The escalating bad news about the methane leak from southern California’s fracking gas well is on UBS financial advisor John Wrenn’s mind. But, despite the fact that Wrenn works near eco-conscious Portland, Oregon, he doesn’t make any assumptions about how this recent fracking incident ties to his clients’ understanding of sustainable investing. “I like to focus on the people who care about the environment, but don’t think they can incorporate their values into their investment choices,” said Wrenn, a 20-year veteran of the industry who thinks that a new wave of socially and environmentally responsible investing is around the corner, especially in retirement plans. “When people learn that their mutual funds and 401(k) plans are full of companies they would rather avoid and green funds have competitive returns, the decision to switch is usually just a matter of time.”
Wrenn’s clients are not the only ones who want to avoid companies involved in fracking, factory farming or forest destruction. In a recent report, US SIF reported that one out of every nine new dollars invested is being invested with social and environmental factors in mind. The highest profile issue in this space has been the fossil fuel divestment campaign championed by 350.org that is closely associated with activist Bill McKibben. While the headlines have been dominated by the Rockefeller Brothers Fund, Stanford University and Leonardo DiCaprio’s moves away from fossil fuels, it is not only high profile investors making the change. “People are fed up with coal, oil and gas companies that have driven the climate change crisis,” said Vanessa Green, Campaign Director for Divest-Invest Individual, which engages individual investors in the fossil fuel divestment movement. “And now that the financial advantages around avoiding expensive exploration projects or long-term stranded assets are more well known, investors are moving even faster,” said Green of the divestment movement.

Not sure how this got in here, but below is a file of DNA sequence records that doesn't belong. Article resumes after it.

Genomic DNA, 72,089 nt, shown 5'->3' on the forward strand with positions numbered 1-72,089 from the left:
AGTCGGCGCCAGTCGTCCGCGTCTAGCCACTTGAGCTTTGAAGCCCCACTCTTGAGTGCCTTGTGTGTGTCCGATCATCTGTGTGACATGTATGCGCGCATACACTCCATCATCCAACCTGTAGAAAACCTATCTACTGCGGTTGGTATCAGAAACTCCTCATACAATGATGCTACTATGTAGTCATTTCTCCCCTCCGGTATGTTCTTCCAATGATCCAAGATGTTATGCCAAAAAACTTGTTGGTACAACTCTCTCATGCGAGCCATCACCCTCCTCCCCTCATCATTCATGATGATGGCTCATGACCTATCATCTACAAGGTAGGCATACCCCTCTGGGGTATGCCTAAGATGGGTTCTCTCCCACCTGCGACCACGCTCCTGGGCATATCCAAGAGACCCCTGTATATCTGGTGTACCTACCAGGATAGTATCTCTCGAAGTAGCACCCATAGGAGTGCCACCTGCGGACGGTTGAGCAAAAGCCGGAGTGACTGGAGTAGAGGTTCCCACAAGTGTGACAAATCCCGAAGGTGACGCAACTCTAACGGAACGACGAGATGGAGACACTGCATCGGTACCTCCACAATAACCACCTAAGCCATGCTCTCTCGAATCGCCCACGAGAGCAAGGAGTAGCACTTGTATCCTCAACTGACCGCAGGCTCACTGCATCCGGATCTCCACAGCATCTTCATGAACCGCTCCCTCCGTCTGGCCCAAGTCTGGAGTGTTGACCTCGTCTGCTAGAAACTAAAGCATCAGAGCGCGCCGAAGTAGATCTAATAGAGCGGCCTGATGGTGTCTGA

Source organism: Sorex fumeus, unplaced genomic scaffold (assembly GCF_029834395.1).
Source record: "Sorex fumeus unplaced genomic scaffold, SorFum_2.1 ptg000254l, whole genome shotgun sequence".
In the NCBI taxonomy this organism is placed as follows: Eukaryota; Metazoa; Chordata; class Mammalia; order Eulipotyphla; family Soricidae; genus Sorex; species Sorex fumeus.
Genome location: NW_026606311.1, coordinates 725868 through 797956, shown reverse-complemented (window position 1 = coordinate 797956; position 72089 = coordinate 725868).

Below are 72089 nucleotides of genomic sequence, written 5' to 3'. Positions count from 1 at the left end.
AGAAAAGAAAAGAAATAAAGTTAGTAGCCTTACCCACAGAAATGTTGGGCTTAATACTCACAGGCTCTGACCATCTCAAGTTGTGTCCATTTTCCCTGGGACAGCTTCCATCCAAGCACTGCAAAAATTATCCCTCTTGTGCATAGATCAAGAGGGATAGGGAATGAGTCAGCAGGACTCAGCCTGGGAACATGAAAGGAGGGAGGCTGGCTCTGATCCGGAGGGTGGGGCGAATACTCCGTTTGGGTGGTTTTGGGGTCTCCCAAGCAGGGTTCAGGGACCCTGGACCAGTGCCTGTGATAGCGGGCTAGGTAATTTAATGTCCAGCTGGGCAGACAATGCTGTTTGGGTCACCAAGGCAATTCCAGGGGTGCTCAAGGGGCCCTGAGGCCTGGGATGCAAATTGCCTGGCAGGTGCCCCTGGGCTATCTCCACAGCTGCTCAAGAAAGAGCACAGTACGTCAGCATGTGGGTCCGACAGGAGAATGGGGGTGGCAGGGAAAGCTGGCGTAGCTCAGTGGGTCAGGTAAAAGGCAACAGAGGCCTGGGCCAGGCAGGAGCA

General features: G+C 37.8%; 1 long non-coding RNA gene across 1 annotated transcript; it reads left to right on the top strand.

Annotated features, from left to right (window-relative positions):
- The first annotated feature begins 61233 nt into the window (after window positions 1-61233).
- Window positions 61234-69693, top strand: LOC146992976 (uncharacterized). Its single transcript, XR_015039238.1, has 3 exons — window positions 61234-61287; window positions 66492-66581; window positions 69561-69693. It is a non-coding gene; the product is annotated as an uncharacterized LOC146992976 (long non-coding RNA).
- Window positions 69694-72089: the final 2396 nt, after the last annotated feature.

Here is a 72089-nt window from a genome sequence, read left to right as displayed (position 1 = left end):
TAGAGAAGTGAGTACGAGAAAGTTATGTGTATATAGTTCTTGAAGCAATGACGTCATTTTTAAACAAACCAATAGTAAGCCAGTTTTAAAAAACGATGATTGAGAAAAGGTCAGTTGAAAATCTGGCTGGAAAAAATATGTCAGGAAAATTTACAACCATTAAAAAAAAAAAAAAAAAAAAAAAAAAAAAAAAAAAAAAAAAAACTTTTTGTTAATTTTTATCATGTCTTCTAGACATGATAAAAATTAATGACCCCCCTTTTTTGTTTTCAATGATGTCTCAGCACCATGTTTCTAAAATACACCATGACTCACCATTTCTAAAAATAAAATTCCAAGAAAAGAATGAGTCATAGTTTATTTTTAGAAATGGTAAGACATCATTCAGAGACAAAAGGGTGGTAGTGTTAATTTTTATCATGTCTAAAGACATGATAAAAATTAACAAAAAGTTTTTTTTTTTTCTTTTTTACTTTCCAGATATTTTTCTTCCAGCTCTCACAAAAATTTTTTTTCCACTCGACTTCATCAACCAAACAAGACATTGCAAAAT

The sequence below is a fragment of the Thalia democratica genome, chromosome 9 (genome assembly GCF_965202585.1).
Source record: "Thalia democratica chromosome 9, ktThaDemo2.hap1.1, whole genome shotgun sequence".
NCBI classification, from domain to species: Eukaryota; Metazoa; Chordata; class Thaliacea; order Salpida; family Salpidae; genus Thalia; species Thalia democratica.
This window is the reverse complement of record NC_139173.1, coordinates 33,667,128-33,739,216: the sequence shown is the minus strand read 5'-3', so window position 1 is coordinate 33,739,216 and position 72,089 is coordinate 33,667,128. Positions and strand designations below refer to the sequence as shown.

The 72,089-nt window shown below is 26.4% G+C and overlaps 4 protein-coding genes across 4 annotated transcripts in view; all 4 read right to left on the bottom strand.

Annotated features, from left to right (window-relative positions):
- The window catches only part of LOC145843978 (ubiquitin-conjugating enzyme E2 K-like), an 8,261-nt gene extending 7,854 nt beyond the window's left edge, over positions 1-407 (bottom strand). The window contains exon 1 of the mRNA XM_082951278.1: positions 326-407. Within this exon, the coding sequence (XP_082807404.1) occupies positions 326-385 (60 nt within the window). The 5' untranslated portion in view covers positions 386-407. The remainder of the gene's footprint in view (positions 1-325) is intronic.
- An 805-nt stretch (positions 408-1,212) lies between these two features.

The questions around performance are ones that advisors hear often, including Greg Pitts, in the New York offices of the firm Natural Investments. “Avoiding companies that dump toxic chemicals or drill for oil can be a wise investment decision. Companies that avoid these risks are a lot less likely to get negative publicity or be subject to drawn out lawsuits,” added Pitts. Pitts has seen his business grow, especially with parents and grandparents who think about what the world will be like for their children. “For many, legacy is going beyond the amount of money that they hand down. People want to make the world a better place for their kids – and are using their investments to do that,” added Pitts.
Veterans of socially responsible investing such as Peter Kinder, who co-founded the first sustainability index in 1990, have seen great change over the years. But one theme has remained constant. “Consistency: that’s what our clients wanted when they realized they could align their investments to their principles,” says Kinder.
Becoming a first-time grandfather last summer changed Kinder’s perspective and focus. “Climate’s long-term effects will come when she’s an adult. For me, the push for change has become urgent. That’s not something I expected to feel as a Social Security recipient. And, I sure didn’t expect to be hearing the same urgency from my peers and elders.”
All of this is good news for those asking if they can invest with their conscience. The answer is yes – and it’s never too early or too late.
Leslie Samuelrich is President of Green Century Capital Management and an author of Extracting Fossil Fuels from Your Portfolio.
Green Century Capital Management is the investment advisor to the Green Century Funds and offers two environmentally and socially responsible funds, the Green Century Equity Fund and the Green Century Balanced Fund. Green Century works to curb climate change through fossil fuel free investing, reinvestment in sustainable companies, and advocating with companies to improve their environmental policies and supply chains. Green Century also is the only U.S. mutual fund company owned by environmental non-profits, the Public Interest Research Groups (PIRGs).